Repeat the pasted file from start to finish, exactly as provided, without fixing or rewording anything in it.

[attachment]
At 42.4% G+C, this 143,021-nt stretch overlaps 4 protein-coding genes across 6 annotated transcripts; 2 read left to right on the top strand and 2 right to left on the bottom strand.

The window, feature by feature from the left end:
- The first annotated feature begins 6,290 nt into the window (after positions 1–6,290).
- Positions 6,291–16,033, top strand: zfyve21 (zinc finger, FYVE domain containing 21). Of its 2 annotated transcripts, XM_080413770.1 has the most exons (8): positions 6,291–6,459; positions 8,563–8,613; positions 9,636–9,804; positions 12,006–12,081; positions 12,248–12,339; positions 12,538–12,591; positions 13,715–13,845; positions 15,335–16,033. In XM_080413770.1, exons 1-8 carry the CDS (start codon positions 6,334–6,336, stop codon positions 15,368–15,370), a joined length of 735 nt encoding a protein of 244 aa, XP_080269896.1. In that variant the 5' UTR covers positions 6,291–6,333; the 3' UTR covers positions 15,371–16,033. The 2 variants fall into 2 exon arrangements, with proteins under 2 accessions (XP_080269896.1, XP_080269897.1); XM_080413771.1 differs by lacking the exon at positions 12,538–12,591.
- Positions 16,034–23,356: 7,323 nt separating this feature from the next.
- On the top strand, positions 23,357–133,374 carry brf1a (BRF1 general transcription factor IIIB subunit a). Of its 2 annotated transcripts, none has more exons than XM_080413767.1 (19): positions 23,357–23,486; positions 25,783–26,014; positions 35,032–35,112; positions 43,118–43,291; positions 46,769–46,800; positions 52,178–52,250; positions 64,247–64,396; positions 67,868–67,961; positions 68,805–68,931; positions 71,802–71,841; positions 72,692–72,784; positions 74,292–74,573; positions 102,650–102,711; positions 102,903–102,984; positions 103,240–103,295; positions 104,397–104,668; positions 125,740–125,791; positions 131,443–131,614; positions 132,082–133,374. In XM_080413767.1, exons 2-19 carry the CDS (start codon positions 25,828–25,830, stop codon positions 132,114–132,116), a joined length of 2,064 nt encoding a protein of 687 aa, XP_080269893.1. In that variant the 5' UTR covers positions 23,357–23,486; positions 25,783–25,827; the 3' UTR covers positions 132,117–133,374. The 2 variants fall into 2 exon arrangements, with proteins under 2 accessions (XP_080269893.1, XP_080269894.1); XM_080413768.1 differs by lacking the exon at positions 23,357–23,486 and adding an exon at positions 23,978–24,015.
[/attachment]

At 42.4% G+C, this 143,021-nt stretch overlaps 4 protein-coding genes across 6 annotated transcripts; 2 read left to right on the top strand and 2 right to left on the bottom strand.

The window, feature by feature from the left end:
- The first annotated feature begins 6,290 nt into the window (after positions 1–6,290).
- Positions 6,291–16,033, top strand: zfyve21 (zinc finger, FYVE domain containing 21). Of its 2 annotated transcripts, XM_080413770.1 has the most exons (8): positions 6,291–6,459; positions 8,563–8,613; positions 9,636–9,804; positions 12,006–12,081; positions 12,248–12,339; positions 12,538–12,591; positions 13,715–13,845; positions 15,335–16,033. In XM_080413770.1, exons 1-8 carry the CDS (start codon positions 6,334–6,336, stop codon positions 15,368–15,370), a joined length of 735 nt encoding a protein of 244 aa, XP_080269896.1. In that variant the 5' UTR covers positions 6,291–6,333; the 3' UTR covers positions 15,371–16,033. The 2 variants fall into 2 exon arrangements, with proteins under 2 accessions (XP_080269896.1, XP_080269897.1); XM_080413771.1 differs by lacking the exon at positions 12,538–12,591.
- Positions 16,034–23,356: 7,323 nt separating this feature from the next.
- On the top strand, positions 23,357–133,374 carry brf1a (BRF1 general transcription factor IIIB subunit a). Of its 2 annotated transcripts, none has more exons than XM_080413767.1 (19): positions 23,357–23,486; positions 25,783–26,014; positions 35,032–35,112; positions 43,118–43,291; positions 46,769–46,800; positions 52,178–52,250; positions 64,247–64,396; positions 67,868–67,961; positions 68,805–68,931; positions 71,802–71,841; positions 72,692–72,784; positions 74,292–74,573; positions 102,650–102,711; positions 102,903–102,984; positions 103,240–103,295; positions 104,397–104,668; positions 125,740–125,791; positions 131,443–131,614; positions 132,082–133,374. In XM_080413767.1, exons 2-19 carry the CDS (start codon positions 25,828–25,830, stop codon positions 132,114–132,116), a joined length of 2,064 nt encoding a protein of 687 aa, XP_080269893.1. In that variant the 5' UTR covers positions 23,357–23,486; positions 25,783–25,827; the 3' UTR covers positions 132,117–133,374. The 2 variants fall into 2 exon arrangements, with proteins under 2 accessions (XP_080269893.1, XP_080269894.1); XM_080413768.1 differs by lacking the exon at positions 23,357–23,486 and adding an exon at positions 23,978–24,015.